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Tuesday, January 19, 2010



I got a glimpse of a major theme that has been flowing through my mind, through the subconscious, what runs through my mind when I'm out taking a walk, or any time, a good bit of the time when I take note of it. Dwelling on the seemingly arbitrary anti-act of spirit leaving the body, not wondering when and how it will be, because that would be absurd, looking at how it's possible at any moment in the ongoing now for spirit to change perspective. It doesn't necessarily arrive with a warning and when it's there, that's it, cat shit.

What will whatever it is I'm thinking about this side of the moment have to do with anything the other side? That, I cannot answer. I can't even conceive of transition except for what I've read of people who have gone over and come back. I'm not afraid of what I'll find, like I'm not afraid of the next minute of my life. It is what it is. So far, it's writing to you, watching the time in lower right screen to see when the minute changes. That's when I'll know if I made it through that minute. It's still up for grabs. There. It happened. I survived that minute.

This is the sort of thinking that plays around in my subconscious. This is what's behind my actions and everything. I've always been aware that any second might be the last from an abundance of fundamentalist church where everything is impermanent. Any way you look at it, it is. I've found I have become devoid of ambition. Never had it anyway, but don't feel guilty about having so little get up and go. Friend Jim Winfield and I are both looking at approximately the same amount of future time: uncertain. Not much. His take is to get as much done as he can get done toward all he wanted to do in this lifetime. My take is, if it aint done by now, it aint gettin done.

In the wake of Jr, I think of the junk I'll leave behind. A real ambition would be to get all that thinned out, organized so whoall has to go through it is faced with something they can handle. I can't even handle it. I continue to be able to sit and look out the window thinking there's nothing better I could be doing. Watch a movie, read a book, feed cats, make a trip to town for catfood, stop and talk with everyone I run into that I know. I'm reading this as a natural response to watching a noble man fade away and expire, feeling it all along the way, knowing his life and the rarity of his character, valuing him for that as others might a vault of gold.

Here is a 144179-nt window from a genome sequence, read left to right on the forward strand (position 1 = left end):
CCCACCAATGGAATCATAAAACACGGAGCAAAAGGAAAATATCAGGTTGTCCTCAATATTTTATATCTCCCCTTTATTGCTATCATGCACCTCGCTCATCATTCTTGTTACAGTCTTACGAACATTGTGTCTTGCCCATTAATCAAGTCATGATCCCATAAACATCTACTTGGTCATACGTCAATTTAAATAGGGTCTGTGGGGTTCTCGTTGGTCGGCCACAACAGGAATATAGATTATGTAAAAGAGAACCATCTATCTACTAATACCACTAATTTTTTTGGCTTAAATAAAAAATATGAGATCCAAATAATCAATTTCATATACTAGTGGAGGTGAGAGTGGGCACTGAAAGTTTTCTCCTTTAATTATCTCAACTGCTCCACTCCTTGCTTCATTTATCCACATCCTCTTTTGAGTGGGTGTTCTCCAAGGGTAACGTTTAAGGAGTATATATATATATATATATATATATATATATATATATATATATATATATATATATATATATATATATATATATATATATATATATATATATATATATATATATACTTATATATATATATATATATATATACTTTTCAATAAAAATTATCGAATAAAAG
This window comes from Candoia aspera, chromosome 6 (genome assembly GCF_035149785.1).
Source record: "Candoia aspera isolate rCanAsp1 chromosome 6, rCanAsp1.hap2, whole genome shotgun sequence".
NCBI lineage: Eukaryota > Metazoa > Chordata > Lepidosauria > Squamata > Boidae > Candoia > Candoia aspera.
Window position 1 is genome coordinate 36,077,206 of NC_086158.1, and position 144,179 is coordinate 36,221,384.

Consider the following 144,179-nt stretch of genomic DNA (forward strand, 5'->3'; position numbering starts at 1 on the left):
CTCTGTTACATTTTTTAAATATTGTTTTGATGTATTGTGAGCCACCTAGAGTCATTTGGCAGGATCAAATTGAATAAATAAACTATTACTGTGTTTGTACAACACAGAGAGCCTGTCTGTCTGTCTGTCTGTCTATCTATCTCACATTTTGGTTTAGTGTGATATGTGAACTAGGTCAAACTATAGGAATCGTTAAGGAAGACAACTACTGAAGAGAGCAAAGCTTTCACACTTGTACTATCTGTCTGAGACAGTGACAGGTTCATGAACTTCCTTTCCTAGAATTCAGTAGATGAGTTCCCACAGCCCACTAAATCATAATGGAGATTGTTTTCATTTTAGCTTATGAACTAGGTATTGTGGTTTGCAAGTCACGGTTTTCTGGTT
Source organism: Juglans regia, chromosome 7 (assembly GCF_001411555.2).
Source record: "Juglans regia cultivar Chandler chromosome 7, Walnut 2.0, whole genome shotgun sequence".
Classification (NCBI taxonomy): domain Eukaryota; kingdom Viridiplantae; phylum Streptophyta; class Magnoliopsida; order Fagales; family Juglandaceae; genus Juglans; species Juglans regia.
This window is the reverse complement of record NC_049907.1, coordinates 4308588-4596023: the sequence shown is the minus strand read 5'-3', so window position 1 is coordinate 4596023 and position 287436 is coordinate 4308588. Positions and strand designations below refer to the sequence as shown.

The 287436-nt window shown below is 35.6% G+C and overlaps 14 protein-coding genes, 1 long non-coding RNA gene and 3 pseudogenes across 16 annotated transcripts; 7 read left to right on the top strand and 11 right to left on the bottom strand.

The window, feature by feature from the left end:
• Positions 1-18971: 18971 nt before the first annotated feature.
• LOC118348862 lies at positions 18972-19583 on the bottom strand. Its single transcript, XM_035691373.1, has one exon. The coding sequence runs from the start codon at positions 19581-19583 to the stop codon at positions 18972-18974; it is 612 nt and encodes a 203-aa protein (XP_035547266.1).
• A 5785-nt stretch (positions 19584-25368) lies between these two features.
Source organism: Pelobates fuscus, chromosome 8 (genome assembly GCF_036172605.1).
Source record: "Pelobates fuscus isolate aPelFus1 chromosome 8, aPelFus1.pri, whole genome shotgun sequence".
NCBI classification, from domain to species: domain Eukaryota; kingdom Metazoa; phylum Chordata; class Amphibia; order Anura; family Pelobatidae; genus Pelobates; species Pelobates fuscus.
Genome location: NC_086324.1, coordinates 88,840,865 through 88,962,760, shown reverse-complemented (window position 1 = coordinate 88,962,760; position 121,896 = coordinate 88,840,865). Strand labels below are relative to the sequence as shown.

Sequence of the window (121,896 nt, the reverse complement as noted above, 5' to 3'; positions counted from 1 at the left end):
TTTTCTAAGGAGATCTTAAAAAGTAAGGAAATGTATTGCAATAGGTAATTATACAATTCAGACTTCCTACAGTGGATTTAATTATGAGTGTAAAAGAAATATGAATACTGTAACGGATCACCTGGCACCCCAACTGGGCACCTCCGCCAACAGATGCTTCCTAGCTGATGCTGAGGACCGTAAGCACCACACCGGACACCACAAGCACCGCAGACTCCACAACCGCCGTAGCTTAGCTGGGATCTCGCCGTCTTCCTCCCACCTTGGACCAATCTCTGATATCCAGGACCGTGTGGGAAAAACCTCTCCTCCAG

It's important to me as myself to see I have that. My friend Pat, who lives in upstate NY close to the Massachusetts line, inspired it years ago. When her girls were in their early teens she went to NYC to take care of a friend of hers who was dying of AIDS. She kept him in his own apartment to the last moment. She was puked on, and everything else on, and mothered her baby until he was out. I was especially struck by what a statement that was to her daughters of their mother's character. The girls were not the kind to be jealous of her attention. They understood what she was doing. She did it for her dad some years later.

When I started seeing the lay of the situation with helping Jr out, she was with me in spirit. He had no one to take care of him. The lumberyard would take whatever he had left of his life to pay his bill there as long as they could keep his heart pumping. My credo throughout was Jr Maxwell does not deserve to die of despair. Without Pat's example, I don't know what decision I'd have made at that crossroad where if I'm going to be with him, it's going to be all the way, and I will do all that's in whatever power I have to make his passing as comfortable as possible in his own home. In my way of seeing, Jr Maxwell deserved that. In years past he told me a few times when they come to take him to the nursing home he's going to pop one in his head. I said it won't be like that. It will be when you're unable to do anything about it. You won't get a phone call telling you they're on the way.

I believed I knew that was not an option for him. I was free with him having his pistol close at hand where he always kept it. Only when he was unable to handle it did I keep it empty. I knew Jr well enough to know he definitely did not intend to, but allowing for the unknown, neither he nor I was ever certain. I saw no need to protect Jr from himself. He didn't dislike himself. He thought himself a fool who botched up his entire life, but he didn't dislike himself. He was fine in himself.

I go through a day with that kind of impermanence in the front of my mind. What do I want to do most? Watch Yoji Yamada's Twilight Samurai, today's netflix movie. When that's done, read some more in Ralph Stanley's memoir. Carter's funeral, the casket in the center of the floor in a high school gym, 3,000 people there. Bill Monroe stood beside the casket and sang a capella Swing Low Sweet Chariot. Ralph's story is too good not to be told. One thing I see the book doing is funneling attention to how good the Stanley Brothers were when Carter was singing and they were riding the mountain roads, 5 in the car, the bass strapped to the top.

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